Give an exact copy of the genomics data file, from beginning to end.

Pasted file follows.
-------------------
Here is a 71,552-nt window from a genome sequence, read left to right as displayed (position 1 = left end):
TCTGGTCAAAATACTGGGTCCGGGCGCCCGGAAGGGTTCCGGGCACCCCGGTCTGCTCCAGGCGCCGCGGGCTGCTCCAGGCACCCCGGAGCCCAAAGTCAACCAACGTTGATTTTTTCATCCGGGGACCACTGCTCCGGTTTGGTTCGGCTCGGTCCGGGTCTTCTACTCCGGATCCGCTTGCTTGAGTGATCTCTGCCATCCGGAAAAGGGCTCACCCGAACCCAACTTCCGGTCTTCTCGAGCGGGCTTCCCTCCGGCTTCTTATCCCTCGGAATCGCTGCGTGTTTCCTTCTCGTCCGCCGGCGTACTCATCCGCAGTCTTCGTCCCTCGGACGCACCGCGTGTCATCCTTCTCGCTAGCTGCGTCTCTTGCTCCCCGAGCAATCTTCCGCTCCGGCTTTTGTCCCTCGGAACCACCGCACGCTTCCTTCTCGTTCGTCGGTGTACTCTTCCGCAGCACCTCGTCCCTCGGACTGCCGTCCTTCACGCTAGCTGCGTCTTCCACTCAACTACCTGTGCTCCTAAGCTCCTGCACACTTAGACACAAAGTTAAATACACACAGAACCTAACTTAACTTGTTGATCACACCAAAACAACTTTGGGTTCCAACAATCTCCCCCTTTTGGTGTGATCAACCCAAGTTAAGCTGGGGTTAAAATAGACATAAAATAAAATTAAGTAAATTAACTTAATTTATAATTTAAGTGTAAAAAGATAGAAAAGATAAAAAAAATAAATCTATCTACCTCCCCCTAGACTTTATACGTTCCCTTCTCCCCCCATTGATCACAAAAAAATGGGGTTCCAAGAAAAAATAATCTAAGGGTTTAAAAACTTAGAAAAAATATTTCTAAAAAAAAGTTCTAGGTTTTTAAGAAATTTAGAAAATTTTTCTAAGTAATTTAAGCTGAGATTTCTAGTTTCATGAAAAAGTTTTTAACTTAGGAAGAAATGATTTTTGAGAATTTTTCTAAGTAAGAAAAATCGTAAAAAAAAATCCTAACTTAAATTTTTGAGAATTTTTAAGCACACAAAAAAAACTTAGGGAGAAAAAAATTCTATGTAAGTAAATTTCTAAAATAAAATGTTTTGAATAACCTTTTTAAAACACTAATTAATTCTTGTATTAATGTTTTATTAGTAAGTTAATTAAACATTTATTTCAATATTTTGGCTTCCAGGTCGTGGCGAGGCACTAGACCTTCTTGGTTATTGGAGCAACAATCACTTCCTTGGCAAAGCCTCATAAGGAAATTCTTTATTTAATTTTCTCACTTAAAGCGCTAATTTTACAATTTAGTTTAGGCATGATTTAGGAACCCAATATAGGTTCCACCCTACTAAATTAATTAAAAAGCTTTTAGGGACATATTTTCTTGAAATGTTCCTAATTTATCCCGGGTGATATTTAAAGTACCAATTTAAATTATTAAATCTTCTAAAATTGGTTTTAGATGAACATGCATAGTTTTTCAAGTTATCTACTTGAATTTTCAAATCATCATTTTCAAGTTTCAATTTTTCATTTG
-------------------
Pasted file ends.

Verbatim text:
Here is a 71,552-nt window from a genome sequence, read left to right as displayed (position 1 = left end):
TCTGGTCAAAATACTGGGTCCGGGCGCCCGGAAGGGTTCCGGGCACCCCGGTCTGCTCCAGGCGCCGCGGGCTGCTCCAGGCACCCCGGAGCCCAAAGTCAACCAACGTTGATTTTTTCATCCGGGGACCACTGCTCCGGTTTGGTTCGGCTCGGTCCGGGTCTTCTACTCCGGATCCGCTTGCTTGAGTGATCTCTGCCATCCGGAAAAGGGCTCACCCGAACCCAACTTCCGGTCTTCTCGAGCGGGCTTCCCTCCGGCTTCTTATCCCTCGGAATCGCTGCGTGTTTCCTTCTCGTCCGCCGGCGTACTCATCCGCAGTCTTCGTCCCTCGGACGCACCGCGTGTCATCCTTCTCGCTAGCTGCGTCTCTTGCTCCCCGAGCAATCTTCCGCTCCGGCTTTTGTCCCTCGGAACCACCGCACGCTTCCTTCTCGTTCGTCGGTGTACTCTTCCGCAGCACCTCGTCCCTCGGACTGCCGTCCTTCACGCTAGCTGCGTCTTCCACTCAACTACCTGTGCTCCTAAGCTCCTGCACACTTAGACACAAAGTTAAATACACACAGAACCTAACTTAACTTGTTGATCACACCAAAACAACTTTGGGTTCCAACAATCTCCCCCTTTTGGTGTGATCAACCCAAGTTAAGCTGGGGTTAAAATAGACATAAAATAAAATTAAGTAAATTAACTTAATTTATAATTTAAGTGTAAAAAGATAGAAAAGATAAAAAAAATAAATCTATCTACCTCCCCCTAGACTTTATACGTTCCCTTCTCCCCCCATTGATCACAAAAAAATGGGGTTCCAAGAAAAAATAATCTAAGGGTTTAAAAACTTAGAAAAAATATTTCTAAAAAAAAGTTCTAGGTTTTTAAGAAATTTAGAAAATTTTTCTAAGTAATTTAAGCTGAGATTTCTAGTTTCATGAAAAAGTTTTTAACTTAGGAAGAAATGATTTTTGAGAATTTTTCTAAGTAAGAAAAATCGTAAAAAAAAATCCTAACTTAAATTTTTGAGAATTTTTAAGCACACAAAAAAAACTTAGGGAGAAAAAAATTCTATGTAAGTAAATTTCTAAAATAAAATGTTTTGAATAACCTTTTTAAAACACTAATTAATTCTTGTATTAATGTTTTATTAGTAAGTTAATTAAACATTTATTTCAATATTTTGGCTTCCAGGTCGTGGCGAGGCACTAGACCTTCTTGGTTATTGGAGCAACAATCACTTCCTTGGCAAAGCCTCATAAGGAAATTCTTTATTTAATTTTCTCACTTAAAGCGCTAATTTTACAATTTAGTTTAGGCATGATTTAGGAACCCAATATAGGTTCCACCCTACTAAATTAATTAAAAAGCTTTTAGGGACATATTTTCTTGAAATGTTCCTAATTTATCCCGGGTGATATTTAAAGTACCAATTTAAATTATTAAATCTTCTAAAATTGGTTTTAGATGAACATGCATAGTTTTTCAAGTTATCTACTTGAATTTTCAAATCATCATTTTCAAGTTTCAATTTTTCATTTG